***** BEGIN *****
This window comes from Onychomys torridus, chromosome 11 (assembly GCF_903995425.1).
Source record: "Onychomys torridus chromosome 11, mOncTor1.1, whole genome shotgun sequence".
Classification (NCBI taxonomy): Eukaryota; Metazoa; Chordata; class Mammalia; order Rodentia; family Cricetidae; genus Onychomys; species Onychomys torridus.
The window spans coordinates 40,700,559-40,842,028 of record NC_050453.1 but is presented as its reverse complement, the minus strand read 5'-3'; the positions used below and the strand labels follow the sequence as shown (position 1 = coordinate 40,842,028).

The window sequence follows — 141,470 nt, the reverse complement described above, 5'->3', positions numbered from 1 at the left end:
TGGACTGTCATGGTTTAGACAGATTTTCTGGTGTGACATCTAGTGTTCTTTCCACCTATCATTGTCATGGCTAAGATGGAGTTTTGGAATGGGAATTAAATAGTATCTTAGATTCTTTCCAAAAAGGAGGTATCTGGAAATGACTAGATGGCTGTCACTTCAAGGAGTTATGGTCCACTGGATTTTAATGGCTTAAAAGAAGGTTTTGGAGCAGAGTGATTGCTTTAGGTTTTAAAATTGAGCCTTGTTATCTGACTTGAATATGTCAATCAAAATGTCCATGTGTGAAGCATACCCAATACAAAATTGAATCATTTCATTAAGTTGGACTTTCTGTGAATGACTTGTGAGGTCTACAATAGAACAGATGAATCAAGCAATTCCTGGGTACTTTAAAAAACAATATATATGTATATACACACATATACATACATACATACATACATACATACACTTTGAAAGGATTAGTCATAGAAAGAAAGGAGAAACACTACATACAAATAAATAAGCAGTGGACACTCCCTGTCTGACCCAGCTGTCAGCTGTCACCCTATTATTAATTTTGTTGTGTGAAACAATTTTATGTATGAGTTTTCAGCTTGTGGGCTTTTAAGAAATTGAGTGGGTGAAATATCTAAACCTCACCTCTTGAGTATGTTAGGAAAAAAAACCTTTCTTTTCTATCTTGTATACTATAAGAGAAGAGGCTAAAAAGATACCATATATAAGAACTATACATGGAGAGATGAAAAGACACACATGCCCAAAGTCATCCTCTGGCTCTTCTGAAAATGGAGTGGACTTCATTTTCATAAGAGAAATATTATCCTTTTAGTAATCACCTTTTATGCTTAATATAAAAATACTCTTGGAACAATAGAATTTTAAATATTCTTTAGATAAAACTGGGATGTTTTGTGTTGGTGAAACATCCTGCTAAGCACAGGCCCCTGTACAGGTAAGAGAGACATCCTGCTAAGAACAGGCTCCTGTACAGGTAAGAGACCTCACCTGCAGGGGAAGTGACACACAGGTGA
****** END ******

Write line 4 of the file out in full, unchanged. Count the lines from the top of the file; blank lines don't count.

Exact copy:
The window spans coordinates 40,700,559-40,842,028 of record NC_050453.1 but is presented as its reverse complement, the minus strand read 5'-3'; the positions used below and the strand labels follow the sequence as shown (position 1 = coordinate 40,842,028).